In September, 2015, Steve Snyder was pensive as he headed to a celebratory dinner with family. Still a little stunned by what his 19 year old son had just accomplished, he could not help but fret for the future.
As a newly crowned World Wrestling Champion in Las Vegas, Kyle Snyder now faced the pressure that comes with a title in a year long run up to the Olympics, and dad Steve knew it. With more dread than joy in his voice, Steve concluded, “we all have to process what this is about.”
The year that followed was eventful: a convincing loss to menacing Russian Anzor Boltukaev in January preceded a joyous NCAA triumph in Madison Square Garden. Then a comeback win against reigning Olympic champ Jake Varner in the Olympic Trials preceded a close loss in Germany to Khetag Gazyumov, the man Snyder has just vanquished in the biggest match of Snyder’s young life.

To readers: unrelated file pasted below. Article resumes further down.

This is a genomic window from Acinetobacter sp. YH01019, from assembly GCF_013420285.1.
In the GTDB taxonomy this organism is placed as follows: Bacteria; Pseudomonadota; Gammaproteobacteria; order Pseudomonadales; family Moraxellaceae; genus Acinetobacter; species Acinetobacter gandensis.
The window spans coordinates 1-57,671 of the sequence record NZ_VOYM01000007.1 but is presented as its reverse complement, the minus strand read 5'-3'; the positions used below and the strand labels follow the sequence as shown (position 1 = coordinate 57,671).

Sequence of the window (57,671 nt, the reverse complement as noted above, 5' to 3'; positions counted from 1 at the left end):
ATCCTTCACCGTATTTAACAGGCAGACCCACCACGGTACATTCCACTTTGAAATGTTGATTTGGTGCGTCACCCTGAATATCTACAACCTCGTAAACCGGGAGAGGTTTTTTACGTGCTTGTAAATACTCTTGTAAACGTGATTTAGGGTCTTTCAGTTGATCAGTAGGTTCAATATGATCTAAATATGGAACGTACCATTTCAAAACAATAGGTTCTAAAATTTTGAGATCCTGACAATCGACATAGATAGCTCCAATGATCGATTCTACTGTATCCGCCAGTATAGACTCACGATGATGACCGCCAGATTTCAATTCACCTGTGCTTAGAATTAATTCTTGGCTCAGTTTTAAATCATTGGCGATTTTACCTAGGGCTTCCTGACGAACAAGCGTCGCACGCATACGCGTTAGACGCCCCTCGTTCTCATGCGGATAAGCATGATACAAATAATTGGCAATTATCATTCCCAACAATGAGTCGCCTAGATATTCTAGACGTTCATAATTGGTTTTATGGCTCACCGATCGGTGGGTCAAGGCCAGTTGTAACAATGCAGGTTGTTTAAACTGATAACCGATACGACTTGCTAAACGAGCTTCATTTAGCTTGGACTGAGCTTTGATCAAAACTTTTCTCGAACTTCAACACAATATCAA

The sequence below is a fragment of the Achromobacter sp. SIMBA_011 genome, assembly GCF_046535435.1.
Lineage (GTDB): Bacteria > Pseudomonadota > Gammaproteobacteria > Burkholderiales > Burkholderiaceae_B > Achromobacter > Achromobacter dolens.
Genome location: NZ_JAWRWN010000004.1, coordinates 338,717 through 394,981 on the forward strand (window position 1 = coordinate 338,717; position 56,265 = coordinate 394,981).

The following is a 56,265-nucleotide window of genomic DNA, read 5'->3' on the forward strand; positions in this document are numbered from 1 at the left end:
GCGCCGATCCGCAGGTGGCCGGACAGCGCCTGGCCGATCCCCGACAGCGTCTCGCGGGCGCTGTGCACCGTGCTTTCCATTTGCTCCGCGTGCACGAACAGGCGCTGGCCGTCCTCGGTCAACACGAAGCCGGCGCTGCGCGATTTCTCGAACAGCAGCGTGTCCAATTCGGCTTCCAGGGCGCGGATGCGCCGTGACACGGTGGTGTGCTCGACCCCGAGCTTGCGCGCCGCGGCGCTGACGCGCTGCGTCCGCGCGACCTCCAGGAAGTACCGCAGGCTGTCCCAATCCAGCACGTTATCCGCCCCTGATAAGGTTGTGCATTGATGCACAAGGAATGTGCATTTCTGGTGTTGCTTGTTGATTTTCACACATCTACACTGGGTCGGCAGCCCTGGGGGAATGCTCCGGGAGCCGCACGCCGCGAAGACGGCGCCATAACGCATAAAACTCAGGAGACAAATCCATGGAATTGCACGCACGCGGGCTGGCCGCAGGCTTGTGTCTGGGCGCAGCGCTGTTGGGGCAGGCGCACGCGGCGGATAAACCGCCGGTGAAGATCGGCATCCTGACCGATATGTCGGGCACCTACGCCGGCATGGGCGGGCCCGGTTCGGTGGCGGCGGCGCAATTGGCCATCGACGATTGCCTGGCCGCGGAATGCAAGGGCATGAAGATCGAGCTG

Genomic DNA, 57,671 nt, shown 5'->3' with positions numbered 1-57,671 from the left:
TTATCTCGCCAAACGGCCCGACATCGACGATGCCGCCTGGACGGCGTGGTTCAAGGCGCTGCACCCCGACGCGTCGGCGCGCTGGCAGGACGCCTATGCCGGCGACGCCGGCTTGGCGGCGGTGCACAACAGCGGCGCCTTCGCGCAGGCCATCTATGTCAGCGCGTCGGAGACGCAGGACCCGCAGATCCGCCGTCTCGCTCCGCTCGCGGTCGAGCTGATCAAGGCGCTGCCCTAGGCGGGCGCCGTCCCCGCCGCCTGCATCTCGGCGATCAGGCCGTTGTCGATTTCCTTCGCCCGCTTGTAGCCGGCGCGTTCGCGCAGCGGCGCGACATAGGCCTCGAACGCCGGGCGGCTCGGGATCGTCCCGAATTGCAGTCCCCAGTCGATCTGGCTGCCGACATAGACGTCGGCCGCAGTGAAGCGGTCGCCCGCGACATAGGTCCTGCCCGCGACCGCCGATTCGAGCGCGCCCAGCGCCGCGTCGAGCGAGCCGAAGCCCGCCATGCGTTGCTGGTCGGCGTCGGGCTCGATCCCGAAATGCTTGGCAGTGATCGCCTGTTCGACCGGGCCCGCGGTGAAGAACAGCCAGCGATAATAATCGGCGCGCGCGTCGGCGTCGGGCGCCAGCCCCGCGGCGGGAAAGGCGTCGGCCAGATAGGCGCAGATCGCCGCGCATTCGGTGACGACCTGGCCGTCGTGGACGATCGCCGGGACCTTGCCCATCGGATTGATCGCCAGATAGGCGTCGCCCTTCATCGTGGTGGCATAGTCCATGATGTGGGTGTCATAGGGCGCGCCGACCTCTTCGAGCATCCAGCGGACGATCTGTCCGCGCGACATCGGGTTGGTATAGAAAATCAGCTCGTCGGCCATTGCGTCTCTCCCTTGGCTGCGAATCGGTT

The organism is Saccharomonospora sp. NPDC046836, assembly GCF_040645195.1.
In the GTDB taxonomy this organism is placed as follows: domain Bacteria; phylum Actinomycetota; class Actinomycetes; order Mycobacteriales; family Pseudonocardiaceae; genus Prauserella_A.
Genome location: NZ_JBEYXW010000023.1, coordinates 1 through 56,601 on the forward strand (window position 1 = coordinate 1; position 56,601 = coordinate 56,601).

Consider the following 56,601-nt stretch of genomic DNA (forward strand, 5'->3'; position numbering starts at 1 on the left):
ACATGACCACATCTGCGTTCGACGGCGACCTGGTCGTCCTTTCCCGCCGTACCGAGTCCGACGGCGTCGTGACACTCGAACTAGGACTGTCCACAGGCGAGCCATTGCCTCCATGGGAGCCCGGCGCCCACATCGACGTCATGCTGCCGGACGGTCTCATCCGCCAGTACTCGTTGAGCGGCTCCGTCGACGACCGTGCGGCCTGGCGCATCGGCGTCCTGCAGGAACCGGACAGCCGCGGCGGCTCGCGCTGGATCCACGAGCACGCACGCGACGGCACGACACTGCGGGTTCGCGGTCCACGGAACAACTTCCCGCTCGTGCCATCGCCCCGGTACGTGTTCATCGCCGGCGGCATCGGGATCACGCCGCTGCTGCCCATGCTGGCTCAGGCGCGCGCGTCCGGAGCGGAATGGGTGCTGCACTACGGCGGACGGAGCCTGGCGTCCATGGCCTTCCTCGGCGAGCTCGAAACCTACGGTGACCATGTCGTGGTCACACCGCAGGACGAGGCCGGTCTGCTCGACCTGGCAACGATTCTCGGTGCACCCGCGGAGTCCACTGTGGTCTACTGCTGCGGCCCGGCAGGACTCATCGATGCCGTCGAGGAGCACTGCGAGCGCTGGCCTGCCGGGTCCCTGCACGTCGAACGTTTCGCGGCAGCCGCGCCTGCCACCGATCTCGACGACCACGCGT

In becoming the youngest Olympic champ in American history (besting Henry Cejudo by a few months), Snyder showed the same things that has propelled his success: the ability to experiment and learn from defeat, the ability to out process an opponent’s thinking in the heat of battle and a motor that just never stops as those of opponents sputter.
The bout with Gazyumov was tense, power packed and strategic. No takedown was earned, yet Snyder struck when he could, resulting in a first point pushout, and backed out of danger when the single leg was not there. Kyle took heed of a warning, avoided the shot clock and earned the Olympic winner by putting his opponent on the clock.
The action was furious and maddening as the seconds ticked away. Everyone panicked except a 20 year old from Woodbine, MD.
It has been a wild year for Kyle Snyder–the highs were epically high. The lows were few and far between, almost like whispers of doubt and dread. But while they caused anxiety among critics and those close to Kyle, the champ himself never let them factor into his focus on the mission.
Steve, the wait and weight are done and gone. Rest easy. Lightly lies the crown.